Jessica Malaty Rivera: At like forty years old.

 

Dr. Abdul El-Sayed: You know, it wasn’t always the good old days. Yeah. 

 

Jessica Malaty Rivera: Yeah. 

 

Dr. Abdul El-Sayed: Right. Like this wasn’t a great time. 

 

Jessica Malaty Rivera: Yeah. 

 

Dr. Abdul El-Sayed: Or, um you know, most of human history when we did not know how to protect ourselves from, like, you know, people shitting in water and then us drinking it and getting really, really sick, like so– 

 

Jessica Malaty Rivera: Exactly. 

 

Dr. Abdul El-Sayed: Let’s you know–

 

Jessica Malaty Rivera: They had no teeth. 

 

Dr. Abdul El-Sayed: Let’s be careful. 

 

Jessica Malaty Rivera: And they died of dysentery. [laugh]

 

Dr. Abdul El-Sayed: Right. Like everybody. Like, I mean, anybody. I’m a child of the the late eighties, and so I grew up playing Oregon trail. 

 

Jessica Malaty Rivera: Of course. 

 

Dr. Abdul El-Sayed: And I could tell you before I ever became an epidemiologist or a physician that, like half your family always died of dysentery. 

 

Jessica Malaty Rivera: Exactly. [laughing]

 

Dr. Abdul El-Sayed: Right. Because that’s how it used to be. Come on y’all.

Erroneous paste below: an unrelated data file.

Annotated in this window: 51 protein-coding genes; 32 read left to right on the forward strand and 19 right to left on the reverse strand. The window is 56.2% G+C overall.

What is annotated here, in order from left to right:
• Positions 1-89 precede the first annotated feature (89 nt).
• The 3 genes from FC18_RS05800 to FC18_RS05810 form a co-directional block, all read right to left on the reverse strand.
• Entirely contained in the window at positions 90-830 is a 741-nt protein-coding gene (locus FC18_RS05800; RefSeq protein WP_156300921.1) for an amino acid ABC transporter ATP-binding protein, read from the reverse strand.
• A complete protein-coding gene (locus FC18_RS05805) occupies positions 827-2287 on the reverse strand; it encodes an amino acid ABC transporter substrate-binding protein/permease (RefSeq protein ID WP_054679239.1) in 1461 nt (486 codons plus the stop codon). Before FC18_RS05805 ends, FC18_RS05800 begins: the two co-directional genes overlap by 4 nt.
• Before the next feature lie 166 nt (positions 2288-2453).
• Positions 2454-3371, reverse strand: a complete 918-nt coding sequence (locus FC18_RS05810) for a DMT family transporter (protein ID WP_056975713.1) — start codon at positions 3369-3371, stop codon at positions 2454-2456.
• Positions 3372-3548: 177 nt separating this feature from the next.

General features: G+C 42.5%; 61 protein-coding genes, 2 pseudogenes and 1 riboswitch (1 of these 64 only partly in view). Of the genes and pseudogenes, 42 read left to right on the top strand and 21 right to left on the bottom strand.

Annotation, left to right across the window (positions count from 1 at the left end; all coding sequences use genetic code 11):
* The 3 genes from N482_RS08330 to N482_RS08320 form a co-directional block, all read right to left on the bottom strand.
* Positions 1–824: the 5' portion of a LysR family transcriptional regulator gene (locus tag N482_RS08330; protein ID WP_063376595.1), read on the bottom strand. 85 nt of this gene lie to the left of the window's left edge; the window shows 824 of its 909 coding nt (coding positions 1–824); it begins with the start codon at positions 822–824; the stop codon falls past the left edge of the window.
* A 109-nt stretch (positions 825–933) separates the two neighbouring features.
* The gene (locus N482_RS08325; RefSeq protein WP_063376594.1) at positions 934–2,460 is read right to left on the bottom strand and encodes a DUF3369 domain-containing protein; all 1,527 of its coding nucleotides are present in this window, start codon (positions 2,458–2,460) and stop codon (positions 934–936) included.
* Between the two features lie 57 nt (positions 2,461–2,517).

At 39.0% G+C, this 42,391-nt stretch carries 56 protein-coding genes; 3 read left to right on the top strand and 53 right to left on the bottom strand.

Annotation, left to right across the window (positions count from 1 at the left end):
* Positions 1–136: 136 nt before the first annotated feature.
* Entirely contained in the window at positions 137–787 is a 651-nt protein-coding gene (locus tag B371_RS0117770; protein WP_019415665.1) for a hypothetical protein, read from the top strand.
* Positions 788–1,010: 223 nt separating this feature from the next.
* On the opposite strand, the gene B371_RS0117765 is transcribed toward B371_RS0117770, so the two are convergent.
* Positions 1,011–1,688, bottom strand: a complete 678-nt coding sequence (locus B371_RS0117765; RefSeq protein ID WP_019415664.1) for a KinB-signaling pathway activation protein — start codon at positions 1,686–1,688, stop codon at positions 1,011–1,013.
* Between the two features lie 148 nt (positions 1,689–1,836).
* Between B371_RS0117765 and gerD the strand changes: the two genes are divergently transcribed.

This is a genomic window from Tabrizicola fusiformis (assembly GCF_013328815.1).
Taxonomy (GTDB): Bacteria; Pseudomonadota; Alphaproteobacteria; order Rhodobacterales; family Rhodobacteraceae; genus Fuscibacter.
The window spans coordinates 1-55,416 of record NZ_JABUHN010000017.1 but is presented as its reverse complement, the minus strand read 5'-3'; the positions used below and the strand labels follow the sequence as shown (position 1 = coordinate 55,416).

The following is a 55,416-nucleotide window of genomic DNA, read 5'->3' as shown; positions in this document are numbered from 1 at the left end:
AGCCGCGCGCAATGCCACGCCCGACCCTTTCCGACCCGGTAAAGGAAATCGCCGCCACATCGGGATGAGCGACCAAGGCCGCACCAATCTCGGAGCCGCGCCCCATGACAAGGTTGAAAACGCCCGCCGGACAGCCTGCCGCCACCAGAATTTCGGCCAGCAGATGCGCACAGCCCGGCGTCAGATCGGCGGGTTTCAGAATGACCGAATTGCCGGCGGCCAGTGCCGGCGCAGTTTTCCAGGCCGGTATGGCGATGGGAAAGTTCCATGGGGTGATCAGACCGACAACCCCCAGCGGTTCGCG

Jessica Malaty Rivera: Exactly. Exactly. 

 

Dr. Abdul El-Sayed: Um. I want to you know, I want to ask you because, like, inevitably for me, this conversation always comes back to one thing, which is like, we need to pay science teachers a whole lot more. 

 

Jessica Malaty Rivera: Yeah, we do. 

 

Dr. Abdul El-Sayed: Like if we really wanted to fix this problem, we would just go all the way back and just and just pay science teachers. Right. A whole lot more, attract like some really, really great scientists into the field. And not to say all the science teachers I’ve ever met are some really, really great scientists who recognized early on that they need to educate the young folks. But like, if we paid this profession more, so much of the inoculation, the prebunking, would would be happening in K through 12. Right?